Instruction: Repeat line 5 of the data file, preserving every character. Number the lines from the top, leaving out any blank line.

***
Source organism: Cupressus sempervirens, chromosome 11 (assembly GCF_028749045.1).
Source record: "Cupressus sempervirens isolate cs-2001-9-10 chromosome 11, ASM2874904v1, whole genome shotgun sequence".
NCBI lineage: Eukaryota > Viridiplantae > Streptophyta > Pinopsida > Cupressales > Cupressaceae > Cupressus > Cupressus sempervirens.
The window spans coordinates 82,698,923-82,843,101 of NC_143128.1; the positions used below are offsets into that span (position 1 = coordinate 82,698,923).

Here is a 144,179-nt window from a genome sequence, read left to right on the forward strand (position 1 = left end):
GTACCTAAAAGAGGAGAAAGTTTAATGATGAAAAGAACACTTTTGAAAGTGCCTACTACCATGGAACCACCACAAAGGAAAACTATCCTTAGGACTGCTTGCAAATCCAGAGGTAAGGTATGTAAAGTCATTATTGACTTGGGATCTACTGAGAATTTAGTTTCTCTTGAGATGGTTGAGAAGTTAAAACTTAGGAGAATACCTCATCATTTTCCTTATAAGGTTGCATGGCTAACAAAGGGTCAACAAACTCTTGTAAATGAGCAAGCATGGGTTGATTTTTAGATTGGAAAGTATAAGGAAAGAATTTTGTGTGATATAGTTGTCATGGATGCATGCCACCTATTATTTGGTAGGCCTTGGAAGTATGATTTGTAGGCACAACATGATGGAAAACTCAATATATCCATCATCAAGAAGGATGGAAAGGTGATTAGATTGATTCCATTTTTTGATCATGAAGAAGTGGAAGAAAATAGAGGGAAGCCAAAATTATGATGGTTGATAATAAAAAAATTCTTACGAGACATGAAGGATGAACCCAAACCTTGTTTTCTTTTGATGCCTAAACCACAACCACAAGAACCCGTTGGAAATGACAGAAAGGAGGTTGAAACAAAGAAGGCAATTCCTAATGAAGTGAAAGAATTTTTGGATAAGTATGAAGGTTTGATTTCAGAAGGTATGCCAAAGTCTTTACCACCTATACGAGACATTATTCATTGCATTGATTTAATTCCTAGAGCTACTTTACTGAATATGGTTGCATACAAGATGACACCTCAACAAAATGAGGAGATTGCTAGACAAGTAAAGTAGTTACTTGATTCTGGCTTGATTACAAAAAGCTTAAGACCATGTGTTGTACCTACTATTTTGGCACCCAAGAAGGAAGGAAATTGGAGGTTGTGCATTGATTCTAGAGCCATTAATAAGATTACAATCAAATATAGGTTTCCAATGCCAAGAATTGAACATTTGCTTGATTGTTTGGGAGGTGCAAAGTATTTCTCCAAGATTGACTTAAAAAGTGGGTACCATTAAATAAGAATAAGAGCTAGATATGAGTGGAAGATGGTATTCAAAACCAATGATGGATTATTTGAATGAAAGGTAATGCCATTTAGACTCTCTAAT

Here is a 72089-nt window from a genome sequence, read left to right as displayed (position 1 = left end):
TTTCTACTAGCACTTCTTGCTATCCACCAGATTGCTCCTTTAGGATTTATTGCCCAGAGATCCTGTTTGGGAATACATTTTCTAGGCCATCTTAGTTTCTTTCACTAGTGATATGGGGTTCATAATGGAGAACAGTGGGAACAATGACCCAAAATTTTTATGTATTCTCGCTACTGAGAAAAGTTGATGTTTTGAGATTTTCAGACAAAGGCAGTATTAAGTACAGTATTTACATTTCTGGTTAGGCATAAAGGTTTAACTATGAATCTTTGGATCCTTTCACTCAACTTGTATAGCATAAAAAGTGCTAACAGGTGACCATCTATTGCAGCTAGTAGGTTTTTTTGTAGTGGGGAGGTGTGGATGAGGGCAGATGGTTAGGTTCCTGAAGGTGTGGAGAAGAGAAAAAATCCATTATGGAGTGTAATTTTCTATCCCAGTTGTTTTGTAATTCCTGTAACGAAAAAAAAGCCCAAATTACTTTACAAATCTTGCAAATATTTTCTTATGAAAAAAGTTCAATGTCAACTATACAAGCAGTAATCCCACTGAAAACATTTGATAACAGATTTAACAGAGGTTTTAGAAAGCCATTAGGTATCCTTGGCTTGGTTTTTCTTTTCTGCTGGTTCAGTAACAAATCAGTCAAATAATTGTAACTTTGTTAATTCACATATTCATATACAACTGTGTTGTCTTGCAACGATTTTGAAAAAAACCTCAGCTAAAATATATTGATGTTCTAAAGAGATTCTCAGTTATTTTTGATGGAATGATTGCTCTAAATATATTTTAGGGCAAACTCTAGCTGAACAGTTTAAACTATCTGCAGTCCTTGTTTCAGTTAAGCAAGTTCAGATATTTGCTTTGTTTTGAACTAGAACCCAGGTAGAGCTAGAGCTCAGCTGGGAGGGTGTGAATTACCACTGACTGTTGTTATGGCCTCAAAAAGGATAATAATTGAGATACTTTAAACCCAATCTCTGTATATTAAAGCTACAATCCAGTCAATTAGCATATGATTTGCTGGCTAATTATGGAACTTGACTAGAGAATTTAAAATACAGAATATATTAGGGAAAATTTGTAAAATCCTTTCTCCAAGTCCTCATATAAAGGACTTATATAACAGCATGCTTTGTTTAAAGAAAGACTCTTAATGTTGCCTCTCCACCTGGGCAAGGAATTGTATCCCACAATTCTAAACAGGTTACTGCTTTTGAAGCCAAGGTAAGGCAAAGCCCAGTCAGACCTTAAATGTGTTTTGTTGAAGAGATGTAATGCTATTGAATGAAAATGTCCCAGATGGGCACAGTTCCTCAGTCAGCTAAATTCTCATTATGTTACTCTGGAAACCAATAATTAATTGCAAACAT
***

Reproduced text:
Here is a 144,179-nt window from a genome sequence, read left to right on the forward strand (position 1 = left end):